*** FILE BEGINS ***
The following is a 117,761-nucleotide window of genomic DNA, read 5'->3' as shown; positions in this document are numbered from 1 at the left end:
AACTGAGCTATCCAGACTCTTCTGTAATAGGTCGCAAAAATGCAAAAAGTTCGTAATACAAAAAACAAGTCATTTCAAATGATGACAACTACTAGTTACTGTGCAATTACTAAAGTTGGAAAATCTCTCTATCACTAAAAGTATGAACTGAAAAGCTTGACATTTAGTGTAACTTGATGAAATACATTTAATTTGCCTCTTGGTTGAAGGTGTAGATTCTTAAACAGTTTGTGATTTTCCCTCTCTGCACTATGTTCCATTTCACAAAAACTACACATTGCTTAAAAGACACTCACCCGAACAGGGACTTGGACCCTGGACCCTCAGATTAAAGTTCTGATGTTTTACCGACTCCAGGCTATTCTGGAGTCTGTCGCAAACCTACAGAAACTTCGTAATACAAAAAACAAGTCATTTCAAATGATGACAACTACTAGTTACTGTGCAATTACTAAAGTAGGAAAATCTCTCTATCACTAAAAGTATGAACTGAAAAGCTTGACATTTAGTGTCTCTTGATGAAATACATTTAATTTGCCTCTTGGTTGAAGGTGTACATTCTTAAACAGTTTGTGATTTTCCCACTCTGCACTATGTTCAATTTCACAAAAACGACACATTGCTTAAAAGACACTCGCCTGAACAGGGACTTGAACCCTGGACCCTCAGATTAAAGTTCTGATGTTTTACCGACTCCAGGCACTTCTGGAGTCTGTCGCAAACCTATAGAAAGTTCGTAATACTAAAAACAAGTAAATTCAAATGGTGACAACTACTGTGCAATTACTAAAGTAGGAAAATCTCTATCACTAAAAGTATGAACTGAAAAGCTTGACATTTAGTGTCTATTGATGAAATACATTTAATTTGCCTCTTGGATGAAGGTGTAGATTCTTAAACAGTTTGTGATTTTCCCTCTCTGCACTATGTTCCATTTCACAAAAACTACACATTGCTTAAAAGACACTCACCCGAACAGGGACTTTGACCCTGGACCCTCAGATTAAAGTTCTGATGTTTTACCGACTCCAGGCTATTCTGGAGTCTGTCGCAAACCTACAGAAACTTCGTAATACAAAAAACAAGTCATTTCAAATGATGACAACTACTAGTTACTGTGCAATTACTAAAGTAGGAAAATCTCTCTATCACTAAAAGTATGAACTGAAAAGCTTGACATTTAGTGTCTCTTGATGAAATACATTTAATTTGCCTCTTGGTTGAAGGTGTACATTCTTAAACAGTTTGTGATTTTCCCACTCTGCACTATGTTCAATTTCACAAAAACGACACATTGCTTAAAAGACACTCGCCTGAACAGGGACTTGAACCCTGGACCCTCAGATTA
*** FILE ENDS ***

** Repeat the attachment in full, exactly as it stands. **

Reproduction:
The following is a 117,761-nucleotide window of genomic DNA, read 5'->3' as shown; positions in this document are numbered from 1 at the left end:
AACTGAGCTATCCAGACTCTTCTGTAATAGGTCGCAAAAATGCAAAAAGTTCGTAATACAAAAAACAAGTCATTTCAAATGATGACAACTACTAGTTACTGTGCAATTACTAAAGTTGGAAAATCTCTCTATCACTAAAAGTATGAACTGAAAAGCTTGACATTTAGTGTAACTTGATGAAATACATTTAATTTGCCTCTTGGTTGAAGGTGTAGATTCTTAAACAGTTTGTGATTTTCCCTCTCTGCACTATGTTCCATTTCACAAAAACTACACATTGCTTAAAAGACACTCACCCGAACAGGGACTTGGACCCTGGACCCTCAGATTAAAGTTCTGATGTTTTACCGACTCCAGGCTATTCTGGAGTCTGTCGCAAACCTACAGAAACTTCGTAATACAAAAAACAAGTCATTTCAAATGATGACAACTACTAGTTACTGTGCAATTACTAAAGTAGGAAAATCTCTCTATCACTAAAAGTATGAACTGAAAAGCTTGACATTTAGTGTCTCTTGATGAAATACATTTAATTTGCCTCTTGGTTGAAGGTGTACATTCTTAAACAGTTTGTGATTTTCCCACTCTGCACTATGTTCAATTTCACAAAAACGACACATTGCTTAAAAGACACTCGCCTGAACAGGGACTTGAACCCTGGACCCTCAGATTAAAGTTCTGATGTTTTACCGACTCCAGGCACTTCTGGAGTCTGTCGCAAACCTATAGAAAGTTCGTAATACTAAAAACAAGTAAATTCAAATGGTGACAACTACTGTGCAATTACTAAAGTAGGAAAATCTCTATCACTAAAAGTATGAACTGAAAAGCTTGACATTTAGTGTCTATTGATGAAATACATTTAATTTGCCTCTTGGATGAAGGTGTAGATTCTTAAACAGTTTGTGATTTTCCCTCTCTGCACTATGTTCCATTTCACAAAAACTACACATTGCTTAAAAGACACTCACCCGAACAGGGACTTTGACCCTGGACCCTCAGATTAAAGTTCTGATGTTTTACCGACTCCAGGCTATTCTGGAGTCTGTCGCAAACCTACAGAAACTTCGTAATACAAAAAACAAGTCATTTCAAATGATGACAACTACTAGTTACTGTGCAATTACTAAAGTAGGAAAATCTCTCTATCACTAAAAGTATGAACTGAAAAGCTTGACATTTAGTGTCTCTTGATGAAATACATTTAATTTGCCTCTTGGTTGAAGGTGTACATTCTTAAACAGTTTGTGATTTTCCCACTCTGCACTATGTTCAATTTCACAAAAACGACACATTGCTTAAAAGACACTCGCCTGAACAGGGACTTGAACCCTGGACCCTCAGATTA